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"You wonder why you look all over/ just to find a four-leaf clover and as you pick it/ it just withers away."

Mandolin Orange grows comfortable as a duo and quartet 

Serene welcome: Mandolin Orange

Illustration by Chris Williams/ Plastic Flame Press

Serene welcome: Mandolin Orange

Last December, Mandolin Orange, the Carrboro folk-like band of Emily Frantz and Andrew Marlin, holed up in a cabin in Franklin, N.C., a mountain town with spotty cellphone service along the sparsely inhabited fringe of the Nantahala National Forest.

As snow fell, Frantz, Marlin and a borrowed rhythm section transformed the little house into a recording studio. They tracked most of Haste Make, the intended follow-up to 2010's well-received Quiet Little Room, and came home.

The plan was to release Haste Make in September, and that hasn't changed. But it won't be released alone: Haste Make and the newer Hard-Hearted Stranger share both packaging and a release date, although Frantz and Marlin agree that the two are very different, discrete albums.

"It wasn't until this past June that we decided we were going to do the second record," songwriter and guitarist Marlin explains. His crutches sit idly nearby; after a recent fall from the Haw River dam in Bynum, Marlin is likely to play Mandolin Orange's upcoming release show in a wheelchair. But he refers to this accident with the same grin and insouciant shrug he uses when discussing the happy accident of the double LP.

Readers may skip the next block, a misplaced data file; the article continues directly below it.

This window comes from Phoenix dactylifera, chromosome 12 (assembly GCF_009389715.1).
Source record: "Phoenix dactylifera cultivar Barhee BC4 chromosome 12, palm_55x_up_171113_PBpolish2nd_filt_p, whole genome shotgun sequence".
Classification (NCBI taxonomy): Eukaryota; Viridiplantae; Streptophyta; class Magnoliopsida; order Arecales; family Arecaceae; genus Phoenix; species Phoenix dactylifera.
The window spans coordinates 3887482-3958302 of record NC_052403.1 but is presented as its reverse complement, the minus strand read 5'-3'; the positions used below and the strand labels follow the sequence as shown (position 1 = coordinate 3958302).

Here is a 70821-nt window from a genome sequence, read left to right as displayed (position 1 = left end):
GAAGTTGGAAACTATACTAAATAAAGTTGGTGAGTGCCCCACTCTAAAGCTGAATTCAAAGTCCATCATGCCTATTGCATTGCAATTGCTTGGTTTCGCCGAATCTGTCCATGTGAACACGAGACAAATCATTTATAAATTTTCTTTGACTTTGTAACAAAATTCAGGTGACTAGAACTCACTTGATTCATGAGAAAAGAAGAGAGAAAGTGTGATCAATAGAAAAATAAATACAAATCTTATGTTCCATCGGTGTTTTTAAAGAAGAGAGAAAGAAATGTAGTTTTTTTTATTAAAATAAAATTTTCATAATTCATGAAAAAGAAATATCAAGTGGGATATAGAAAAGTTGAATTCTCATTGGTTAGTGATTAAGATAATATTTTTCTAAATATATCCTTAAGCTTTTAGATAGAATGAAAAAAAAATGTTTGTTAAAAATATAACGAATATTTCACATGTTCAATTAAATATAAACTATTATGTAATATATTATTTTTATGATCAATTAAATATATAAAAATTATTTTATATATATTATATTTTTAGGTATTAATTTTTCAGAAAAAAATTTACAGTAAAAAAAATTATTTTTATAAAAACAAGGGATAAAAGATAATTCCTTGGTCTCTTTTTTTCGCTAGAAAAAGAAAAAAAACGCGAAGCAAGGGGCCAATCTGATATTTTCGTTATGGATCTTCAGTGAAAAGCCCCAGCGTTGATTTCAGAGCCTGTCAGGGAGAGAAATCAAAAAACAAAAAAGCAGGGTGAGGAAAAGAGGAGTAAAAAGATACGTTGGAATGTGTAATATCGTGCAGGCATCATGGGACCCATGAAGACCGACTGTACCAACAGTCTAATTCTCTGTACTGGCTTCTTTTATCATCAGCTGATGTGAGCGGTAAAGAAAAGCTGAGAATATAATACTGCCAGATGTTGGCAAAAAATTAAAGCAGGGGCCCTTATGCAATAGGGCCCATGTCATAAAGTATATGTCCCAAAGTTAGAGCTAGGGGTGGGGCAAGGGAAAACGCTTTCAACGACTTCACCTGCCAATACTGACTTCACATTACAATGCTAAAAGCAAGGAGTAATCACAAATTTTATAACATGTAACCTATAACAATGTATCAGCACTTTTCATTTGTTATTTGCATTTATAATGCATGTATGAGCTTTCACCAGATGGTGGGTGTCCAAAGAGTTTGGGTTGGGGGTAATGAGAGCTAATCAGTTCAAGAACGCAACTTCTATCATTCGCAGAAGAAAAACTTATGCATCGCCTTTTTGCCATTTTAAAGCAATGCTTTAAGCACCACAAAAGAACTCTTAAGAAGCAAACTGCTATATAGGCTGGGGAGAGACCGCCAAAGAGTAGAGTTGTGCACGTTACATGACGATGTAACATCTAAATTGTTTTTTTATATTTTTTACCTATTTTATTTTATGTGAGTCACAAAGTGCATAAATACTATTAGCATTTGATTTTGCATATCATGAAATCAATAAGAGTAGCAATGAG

"We had already done the band record, Haste Make, with Jeff Crawford and James Wallace," Marlin continues, referring to their time in the cabin with the occasional rhythm section Mandolin Orange shares with several local bands. With those sessions done, he and Frantz demoed a few tunes in late spring, potentially for Haste Make's follow-up. But they liked the new songs too much to put them on the back burner. "We were just like, 'Screw it. Let's just do a double record.'"

A good thing, too: Taken together, these Mandolin Orange LPs show a band with far more range and vibrancy than the otherwise fine Quiet Little Room might have suggested. And, after all, Mandolin Orange's success is a story of happenstance that stretches back about a decade. Marlin and Frantz met at a bluegrass jam just less than three years ago. But in 2001, Frantz began playing around Chapel Hill in what she calls a "strict bluegrass traditional band." By odd symmetry, Marlin bought his first guitar at around the same time. They were both 14.

"I had a really narrow view of what I would be doing. I just figured it would be bluegrass forever," says Frantz. From learning violin via the Suzuki method at an early age to adhering to a rigid Appalachian fiddler tradition as a teen, she'd never played original music. Some 70 miles to the northeast, in Warrenton, Pearl Jam's Riot Act inspired the teenage Marlin to write songs. A friend named Hillman Poythress was one of the only other musicians around, but he was more into Pantera than Eddie Vedder's earnest bleats. In any larger music community, the two guitarists probably wouldn't have played together. In Warrenton, they formed an unlikely genre-splicing project.